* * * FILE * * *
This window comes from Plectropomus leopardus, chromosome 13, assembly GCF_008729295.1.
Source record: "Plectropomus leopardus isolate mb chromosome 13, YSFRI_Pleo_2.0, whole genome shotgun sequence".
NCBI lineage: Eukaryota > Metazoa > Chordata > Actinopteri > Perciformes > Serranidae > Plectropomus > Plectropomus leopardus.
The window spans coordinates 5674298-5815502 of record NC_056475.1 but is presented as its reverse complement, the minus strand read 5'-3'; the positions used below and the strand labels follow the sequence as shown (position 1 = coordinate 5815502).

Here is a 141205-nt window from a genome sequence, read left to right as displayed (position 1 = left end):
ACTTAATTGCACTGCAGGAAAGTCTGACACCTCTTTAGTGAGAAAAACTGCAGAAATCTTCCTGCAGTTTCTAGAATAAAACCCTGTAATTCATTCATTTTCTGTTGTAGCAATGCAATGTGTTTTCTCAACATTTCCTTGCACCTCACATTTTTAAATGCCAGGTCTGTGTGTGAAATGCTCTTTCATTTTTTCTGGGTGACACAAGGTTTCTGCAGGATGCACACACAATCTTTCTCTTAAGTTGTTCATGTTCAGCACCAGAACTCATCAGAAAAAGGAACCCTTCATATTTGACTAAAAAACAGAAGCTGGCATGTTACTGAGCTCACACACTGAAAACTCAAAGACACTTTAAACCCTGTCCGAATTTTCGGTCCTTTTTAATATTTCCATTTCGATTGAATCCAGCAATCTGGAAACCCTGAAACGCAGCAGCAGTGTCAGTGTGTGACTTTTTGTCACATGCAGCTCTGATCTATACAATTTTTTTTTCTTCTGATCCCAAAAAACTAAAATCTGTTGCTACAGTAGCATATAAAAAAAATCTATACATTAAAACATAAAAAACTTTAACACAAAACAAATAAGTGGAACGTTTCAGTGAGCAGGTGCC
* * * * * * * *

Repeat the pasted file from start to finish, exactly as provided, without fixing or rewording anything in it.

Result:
This window comes from Plectropomus leopardus, chromosome 13, assembly GCF_008729295.1.
Source record: "Plectropomus leopardus isolate mb chromosome 13, YSFRI_Pleo_2.0, whole genome shotgun sequence".
NCBI lineage: Eukaryota > Metazoa > Chordata > Actinopteri > Perciformes > Serranidae > Plectropomus > Plectropomus leopardus.
The window spans coordinates 5674298-5815502 of record NC_056475.1 but is presented as its reverse complement, the minus strand read 5'-3'; the positions used below and the strand labels follow the sequence as shown (position 1 = coordinate 5815502).

Here is a 141205-nt window from a genome sequence, read left to right as displayed (position 1 = left end):
ACTTAATTGCACTGCAGGAAAGTCTGACACCTCTTTAGTGAGAAAAACTGCAGAAATCTTCCTGCAGTTTCTAGAATAAAACCCTGTAATTCATTCATTTTCTGTTGTAGCAATGCAATGTGTTTTCTCAACATTTCCTTGCACCTCACATTTTTAAATGCCAGGTCTGTGTGTGAAATGCTCTTTCATTTTTTCTGGGTGACACAAGGTTTCTGCAGGATGCACACACAATCTTTCTCTTAAGTTGTTCATGTTCAGCACCAGAACTCATCAGAAAAAGGAACCCTTCATATTTGACTAAAAAACAGAAGCTGGCATGTTACTGAGCTCACACACTGAAAACTCAAAGACACTTTAAACCCTGTCCGAATTTTCGGTCCTTTTTAATATTTCCATTTCGATTGAATCCAGCAATCTGGAAACCCTGAAACGCAGCAGCAGTGTCAGTGTGTGACTTTTTGTCACATGCAGCTCTGATCTATACAATTTTTTTTTCTTCTGATCCCAAAAAACTAAAATCTGTTGCTACAGTAGCATATAAAAAAAATCTATACATTAAAACATAAAAAACTTTAACACAAAACAAATAAGTGGAACGTTTCAGTGAGCAGGTGCC